Many of the leading digital book stores all offer self-publishing programs. Kindle Direct Publishing, Nook Press and Kobo Writing Life all are viable platforms for indie authors to submit and sell their eBooks on a worldwide scale. Even Apple has got into the game by pulling curated content directly from Smashwords. All of these stores have a single thing in common, they list self-published titles side by side with traditionally published books. This is not a viable long-term strategy and these stores need to revise their approach.
A recent firestorm has erupted due to hundreds of adult eBooks with topics ranging from threesomes to incest are being listed in the same category as kids books. This has resulted in UK bookstore WH Smith shuttering their entire online bookstore. Kobo is has deleting close to a thousand titles on their platform and giving a scolding to the vanity presses who are responsible. Amazon and Barnes and Noble are addressing this issue in their own way, but are not publicly divulging anything.
Why hasn’t the industry embraced a dedicated self-publishing section and instead are listing the books right beside traditional published content? We have asked this very question to all of these companies at Book Expo America, Future Book and the Frankfurt Book Fair. Most have said their is no distinction between a self-published title and one done with a major publisher. A self-published section by its very nature might have a negative condentation. The bookstores basically have a vested interest in selling indie titles intermixed with everything else, because they make their commissions either way.
I think its very important for all major bookstores to have an indie section because small publishers and indie authors are abusing the system. I have seen many duplicate content with different titles and cover art listed in different categories in order to be visible. You might have an hardcore erotic book listed in Romance, Paranormal, Mystery and Thriller. Indies know that the more categories you are in, the more likely you will sell more titles. In other cases indie authors are stuffing their description and meta data with specific keywords to try and get their book to show up amidst popular searches. You even now have authors changing their pen name and book title to be very similar to popular authors. E.B James is one example of an author who capitalized on the whole 50 Shades of Grey gravy-train.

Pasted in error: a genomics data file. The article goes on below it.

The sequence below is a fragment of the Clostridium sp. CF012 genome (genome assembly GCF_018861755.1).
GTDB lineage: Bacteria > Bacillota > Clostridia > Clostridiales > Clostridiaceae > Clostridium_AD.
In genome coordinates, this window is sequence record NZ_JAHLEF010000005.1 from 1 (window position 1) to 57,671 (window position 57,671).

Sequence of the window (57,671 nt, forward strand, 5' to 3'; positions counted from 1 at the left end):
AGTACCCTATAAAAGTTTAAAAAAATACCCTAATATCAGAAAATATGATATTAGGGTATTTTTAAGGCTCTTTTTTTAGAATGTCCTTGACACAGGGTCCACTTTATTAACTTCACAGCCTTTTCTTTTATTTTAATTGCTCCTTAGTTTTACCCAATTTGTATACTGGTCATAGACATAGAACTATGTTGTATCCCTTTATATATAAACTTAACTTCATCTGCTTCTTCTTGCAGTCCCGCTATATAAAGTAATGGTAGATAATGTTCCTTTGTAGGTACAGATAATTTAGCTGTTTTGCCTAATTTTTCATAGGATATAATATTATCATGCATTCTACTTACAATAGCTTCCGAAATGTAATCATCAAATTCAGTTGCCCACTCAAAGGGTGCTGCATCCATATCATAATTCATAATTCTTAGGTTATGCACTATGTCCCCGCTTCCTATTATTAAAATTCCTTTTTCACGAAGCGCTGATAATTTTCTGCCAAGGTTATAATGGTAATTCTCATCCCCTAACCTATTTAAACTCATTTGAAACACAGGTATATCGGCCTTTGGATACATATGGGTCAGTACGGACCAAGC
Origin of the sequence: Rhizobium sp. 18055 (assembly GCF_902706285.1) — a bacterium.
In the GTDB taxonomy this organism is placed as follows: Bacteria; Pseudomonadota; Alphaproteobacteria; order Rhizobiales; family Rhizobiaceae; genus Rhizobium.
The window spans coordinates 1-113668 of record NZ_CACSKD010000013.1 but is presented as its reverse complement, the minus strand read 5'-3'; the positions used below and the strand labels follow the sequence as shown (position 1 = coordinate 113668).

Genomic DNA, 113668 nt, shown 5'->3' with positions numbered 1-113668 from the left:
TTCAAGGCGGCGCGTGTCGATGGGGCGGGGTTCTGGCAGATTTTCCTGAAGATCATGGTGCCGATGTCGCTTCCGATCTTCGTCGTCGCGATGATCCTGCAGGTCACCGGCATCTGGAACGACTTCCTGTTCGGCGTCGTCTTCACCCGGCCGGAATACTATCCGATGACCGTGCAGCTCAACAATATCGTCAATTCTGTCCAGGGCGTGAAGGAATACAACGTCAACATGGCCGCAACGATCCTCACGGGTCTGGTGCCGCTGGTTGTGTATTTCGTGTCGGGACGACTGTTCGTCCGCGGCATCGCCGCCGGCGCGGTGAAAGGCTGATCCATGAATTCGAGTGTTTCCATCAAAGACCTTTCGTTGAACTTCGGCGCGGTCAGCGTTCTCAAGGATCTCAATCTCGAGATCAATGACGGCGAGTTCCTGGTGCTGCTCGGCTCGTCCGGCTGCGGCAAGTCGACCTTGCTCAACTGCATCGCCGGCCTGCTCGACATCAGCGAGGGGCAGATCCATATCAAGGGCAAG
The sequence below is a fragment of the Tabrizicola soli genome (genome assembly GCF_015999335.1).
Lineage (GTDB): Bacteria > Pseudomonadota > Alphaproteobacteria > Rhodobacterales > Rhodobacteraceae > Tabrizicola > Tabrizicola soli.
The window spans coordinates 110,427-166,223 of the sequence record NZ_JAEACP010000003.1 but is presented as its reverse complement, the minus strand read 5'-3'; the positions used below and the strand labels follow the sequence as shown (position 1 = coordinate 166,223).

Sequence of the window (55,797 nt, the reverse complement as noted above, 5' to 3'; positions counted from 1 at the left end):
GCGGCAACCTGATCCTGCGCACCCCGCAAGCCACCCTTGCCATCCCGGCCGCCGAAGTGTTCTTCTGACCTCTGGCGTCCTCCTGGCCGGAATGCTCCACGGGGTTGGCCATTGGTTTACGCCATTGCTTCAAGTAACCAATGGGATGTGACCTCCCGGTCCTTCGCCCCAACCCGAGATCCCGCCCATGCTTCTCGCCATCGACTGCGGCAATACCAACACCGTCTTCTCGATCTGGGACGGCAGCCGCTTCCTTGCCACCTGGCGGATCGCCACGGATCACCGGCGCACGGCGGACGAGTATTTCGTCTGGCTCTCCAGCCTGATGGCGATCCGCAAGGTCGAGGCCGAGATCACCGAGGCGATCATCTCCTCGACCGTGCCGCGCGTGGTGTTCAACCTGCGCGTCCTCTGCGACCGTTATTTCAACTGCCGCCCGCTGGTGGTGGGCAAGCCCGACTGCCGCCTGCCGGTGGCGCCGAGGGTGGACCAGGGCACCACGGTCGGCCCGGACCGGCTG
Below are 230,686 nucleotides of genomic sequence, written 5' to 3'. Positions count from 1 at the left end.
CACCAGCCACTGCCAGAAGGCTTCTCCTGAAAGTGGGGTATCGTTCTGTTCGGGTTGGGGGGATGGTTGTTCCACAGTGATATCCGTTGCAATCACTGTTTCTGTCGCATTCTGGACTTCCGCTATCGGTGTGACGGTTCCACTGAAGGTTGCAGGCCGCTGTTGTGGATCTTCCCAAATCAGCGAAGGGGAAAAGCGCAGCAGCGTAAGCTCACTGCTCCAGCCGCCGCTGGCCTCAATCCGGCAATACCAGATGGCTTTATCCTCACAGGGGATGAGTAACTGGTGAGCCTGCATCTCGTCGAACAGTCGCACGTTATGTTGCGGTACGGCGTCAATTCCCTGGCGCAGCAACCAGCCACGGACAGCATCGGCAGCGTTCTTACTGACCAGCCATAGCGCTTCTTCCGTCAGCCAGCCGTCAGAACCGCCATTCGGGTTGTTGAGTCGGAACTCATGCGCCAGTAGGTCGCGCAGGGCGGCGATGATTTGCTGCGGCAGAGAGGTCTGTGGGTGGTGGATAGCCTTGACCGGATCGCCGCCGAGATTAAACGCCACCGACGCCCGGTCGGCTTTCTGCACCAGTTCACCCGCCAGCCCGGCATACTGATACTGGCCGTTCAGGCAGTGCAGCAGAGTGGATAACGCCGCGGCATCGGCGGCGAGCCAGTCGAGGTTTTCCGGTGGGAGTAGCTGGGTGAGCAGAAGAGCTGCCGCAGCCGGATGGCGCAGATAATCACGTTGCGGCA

Major Publishers such as Penguin and S&S have seen their digital revenue increase to 24% within the last year. eBooks are doing nothing but generating more money and self-publishing is on the rise. With more titles being added every day by anyone with a word-processor the old way of listing the titles in the bookstore are not cutting it anymore. The firestorm about Kobo, WHSmith and adult content is nothing new, these books have been there for a longtime. If digital bookstores continue to maintain the status quo this can be an even bigger problem within a few years. eBook discovery will suffer and parents who buy innocently sounding books like “Daddy’s Playtime” might scar their kids for life.
Michael Kozlowski is the Editor in Chief of Good e-Reader. He has been writing about audiobooks and e-readers for the past ten years. His articles have been picked up by major and local news sources and websites such as the CBC, CNET, Engadget, Huffington Post and the New York Times.